It was a busy Sunday morning at church. After performing all my deacon chores, I was anxious to get home and enjoy a quiet afternoon. Yet, a bit of information passed on to me that morning kept nagging at me. A fellow deacon had not shown up for church. “Jim’s fallen a couple times this week, and he’s having some problems,” his friend told me.
Diabetes is a Disease that Requires Careful Monitoring and Attention
I’ll give him a call, I thought after coming home and scanning the Sunday paper. “Hey, Jim, how are you feeling?” I asked him on the phone.
A strange, disconnected voice answered me. “What? What did you say?”
“How are you?” I repeated.
“I’m getting carried away,” he answered.
“What?” I asked. “You’re not making any sense.” I repeated my question. “Are you okay?”
He repeated his answer, and then he hung up the phone. By this time, I knew something was seriously wrong with him. I grabbed my car keys and rushed out the door. It took a half-hour for me to drive to his house.
After he told me he had fallen out of bed the night before and passed out on the floor, I told him, “We’re going to the hospital, Jim. You can either go in your robe and pajamas or you can get dressed.”
Fifteen minutes later, Jim dressed in shirt and jeans, was lying on a bed in the emergency room. A nurse came in with a hospital gown for him to wear and said, “You will be getting a CAT scan and an MRI soon. We’ll need a list of your medications.”
Jim shook his head and said to me, “Why all this fuss? My balance is off, that’s all.”
“You could have had a stroke, Jim,” I said. This could be serious. Let’s find your medication list.”
He pulled the list out of his wallet and said, ” My doctor gave me some new medication last week for my diabetes.Can’t remember the name of it.”
“You have diabetes? I didn’t know that. You always look so big and healthy.”
“Yeah, well I don’t bother with it much. I just take some pills now and then,” he answered.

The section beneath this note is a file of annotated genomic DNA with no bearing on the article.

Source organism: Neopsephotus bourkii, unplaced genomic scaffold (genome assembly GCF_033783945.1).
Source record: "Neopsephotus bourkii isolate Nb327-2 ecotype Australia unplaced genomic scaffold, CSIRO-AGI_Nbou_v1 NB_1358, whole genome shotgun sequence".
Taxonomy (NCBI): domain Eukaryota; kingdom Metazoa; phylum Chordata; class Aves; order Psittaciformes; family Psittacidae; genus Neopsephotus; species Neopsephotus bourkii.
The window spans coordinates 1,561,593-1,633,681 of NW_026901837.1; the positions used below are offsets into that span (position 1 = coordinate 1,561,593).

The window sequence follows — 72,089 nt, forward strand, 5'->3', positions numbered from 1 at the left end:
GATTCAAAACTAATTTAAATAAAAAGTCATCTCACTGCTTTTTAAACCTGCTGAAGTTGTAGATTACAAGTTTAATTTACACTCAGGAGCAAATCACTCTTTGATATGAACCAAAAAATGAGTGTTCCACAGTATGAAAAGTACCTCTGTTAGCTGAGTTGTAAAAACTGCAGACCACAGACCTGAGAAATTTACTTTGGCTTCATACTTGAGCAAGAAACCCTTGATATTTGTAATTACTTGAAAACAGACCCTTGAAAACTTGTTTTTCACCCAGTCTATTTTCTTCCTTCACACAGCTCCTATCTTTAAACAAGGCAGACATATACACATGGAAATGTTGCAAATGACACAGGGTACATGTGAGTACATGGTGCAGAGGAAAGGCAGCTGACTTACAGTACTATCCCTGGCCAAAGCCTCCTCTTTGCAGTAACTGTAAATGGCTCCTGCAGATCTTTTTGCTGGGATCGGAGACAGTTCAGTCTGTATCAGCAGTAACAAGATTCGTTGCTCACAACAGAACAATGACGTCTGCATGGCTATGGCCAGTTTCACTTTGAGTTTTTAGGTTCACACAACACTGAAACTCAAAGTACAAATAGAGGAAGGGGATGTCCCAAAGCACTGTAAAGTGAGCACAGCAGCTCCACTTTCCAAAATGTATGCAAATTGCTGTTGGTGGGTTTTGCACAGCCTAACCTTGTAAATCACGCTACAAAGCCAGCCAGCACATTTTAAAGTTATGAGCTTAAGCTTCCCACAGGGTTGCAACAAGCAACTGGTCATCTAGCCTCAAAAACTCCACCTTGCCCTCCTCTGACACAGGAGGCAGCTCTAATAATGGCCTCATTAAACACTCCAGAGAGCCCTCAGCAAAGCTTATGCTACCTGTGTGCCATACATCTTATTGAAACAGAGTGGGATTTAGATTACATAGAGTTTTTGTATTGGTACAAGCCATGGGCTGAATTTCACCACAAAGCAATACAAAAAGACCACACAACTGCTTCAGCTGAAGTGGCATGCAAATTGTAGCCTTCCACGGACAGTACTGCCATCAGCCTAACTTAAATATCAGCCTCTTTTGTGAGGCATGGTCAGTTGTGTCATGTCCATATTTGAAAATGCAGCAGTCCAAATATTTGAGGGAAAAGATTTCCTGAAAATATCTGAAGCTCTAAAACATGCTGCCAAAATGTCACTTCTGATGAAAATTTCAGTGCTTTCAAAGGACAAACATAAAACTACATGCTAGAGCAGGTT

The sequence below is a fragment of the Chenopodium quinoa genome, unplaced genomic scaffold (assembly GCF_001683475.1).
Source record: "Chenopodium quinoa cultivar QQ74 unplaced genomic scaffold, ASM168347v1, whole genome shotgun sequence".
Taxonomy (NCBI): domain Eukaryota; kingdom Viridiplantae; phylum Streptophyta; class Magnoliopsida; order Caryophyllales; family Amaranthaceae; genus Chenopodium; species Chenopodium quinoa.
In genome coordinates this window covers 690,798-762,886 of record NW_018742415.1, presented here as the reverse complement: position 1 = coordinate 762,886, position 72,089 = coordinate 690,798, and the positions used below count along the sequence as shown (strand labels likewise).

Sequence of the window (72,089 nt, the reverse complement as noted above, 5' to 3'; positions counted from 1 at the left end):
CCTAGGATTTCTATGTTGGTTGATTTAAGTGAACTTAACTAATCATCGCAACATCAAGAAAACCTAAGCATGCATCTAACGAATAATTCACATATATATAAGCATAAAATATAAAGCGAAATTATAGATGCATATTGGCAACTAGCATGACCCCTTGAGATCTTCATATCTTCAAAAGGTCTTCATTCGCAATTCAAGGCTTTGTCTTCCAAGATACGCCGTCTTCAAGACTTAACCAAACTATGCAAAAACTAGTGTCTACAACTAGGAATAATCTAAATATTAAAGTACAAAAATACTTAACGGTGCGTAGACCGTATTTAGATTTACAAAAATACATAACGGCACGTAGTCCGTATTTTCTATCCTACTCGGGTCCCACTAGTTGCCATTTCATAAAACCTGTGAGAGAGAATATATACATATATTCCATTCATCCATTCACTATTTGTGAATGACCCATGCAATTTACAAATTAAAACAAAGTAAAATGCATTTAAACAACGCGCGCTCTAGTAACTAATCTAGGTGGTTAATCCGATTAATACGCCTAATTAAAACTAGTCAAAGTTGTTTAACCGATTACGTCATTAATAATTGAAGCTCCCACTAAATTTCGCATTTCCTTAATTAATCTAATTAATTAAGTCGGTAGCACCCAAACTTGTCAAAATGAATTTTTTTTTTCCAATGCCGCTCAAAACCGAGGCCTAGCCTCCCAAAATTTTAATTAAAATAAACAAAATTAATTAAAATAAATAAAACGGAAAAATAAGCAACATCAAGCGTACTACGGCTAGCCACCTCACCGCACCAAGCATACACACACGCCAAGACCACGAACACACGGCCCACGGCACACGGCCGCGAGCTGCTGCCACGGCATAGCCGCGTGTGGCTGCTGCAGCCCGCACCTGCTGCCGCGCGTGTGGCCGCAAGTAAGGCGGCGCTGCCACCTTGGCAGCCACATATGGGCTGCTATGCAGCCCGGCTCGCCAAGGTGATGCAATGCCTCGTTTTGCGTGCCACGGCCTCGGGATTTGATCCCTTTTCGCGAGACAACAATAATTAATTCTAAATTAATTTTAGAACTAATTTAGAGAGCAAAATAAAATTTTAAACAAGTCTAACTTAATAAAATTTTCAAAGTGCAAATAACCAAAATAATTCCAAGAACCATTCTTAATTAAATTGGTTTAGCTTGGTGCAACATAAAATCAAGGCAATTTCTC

“Yeah, but diabetes can be serious, Jim. You need to be careful.”
As we kept chatting, he started to slur his words. I looked over at him. His face had turned red and contorted. He grimaced and stared at me and his eyes began to glaze over. His slurred speech raced into gibberish.
“Jim,” I called. “What’s going on?”
He flailed his arms in the air while his whole body shook. I ran out of the room to grab a nurse. In seconds, a doctor and a team of nurses were standing over him. A few minutes later, a nurse plunged a needle into his leg.
“His blood sugar’s at 32,” she said. “It’s critically low. We’re giving him a glucagon injection. He’s already unconscious. Once this medicine gets into him, he’ll start coming around,” she assured me. “He’s having a diabetic seizure.” As she checked his vital signs, she said. “We’ll be keeping him a few days. You got him here in the nick of time.”
Later that night, Jim had another seizure and fell into unconsciousness, and that night, I learned how serious diabetes can be.
Monitoring Blood Sugar Levels is Important in Managing Diabetes
The main thing to watch for with this disease is glucose or blood sugar levels. Hyperglycemia means one’s level of glucose – blood sugar – is too high. Hypoglycemia means the glucose or blood sugar is too low.
Both can produce dangerous results. If one’s blood sugar is consistently too high, dehydration and kidney issues can occur. Often, high sugar levels can lead to blindness, nerve damage and kidney failure. In extreme cases hyperglycemia can cause coma or death.
If one’s blood sugar drops too low, that person may feel tired, anxious or dizzy. If blood sugar drops to critical levels, it results in seizures and loss of consciousness, which is what happened in Jim’s case.
This is why diabetics need to test their glucose levels daily, and they can do this with a small portable machine called a blood glucose meter. The diabetic pricks his finger with a small needle known as a lancet, collects a drop of blood, which he then places on a test strip. The test strip is then inserted into the meter, which quickly tallies the blood sugar level.
What diabetics need to strive for is to keep their glucose level within an optimal range or target range.
What is that target range? According to a consensus report by both the American Diabetes Association – ADA and the American Association of Clinical Endocrinologists, the newest guidelines say 140/mg/dl after meals. 120/mg/dl before meals. Over 140 is too high; under 70 is too low.
Medicines such as insulin injections, or oral medications are often necessary to control blood sugar levels, as are proper diet and exercise. A Med-Alert system is also a good idea, especially for those who live alone. As Jim and I both learned, diabetes is a manageable disease if managed properly.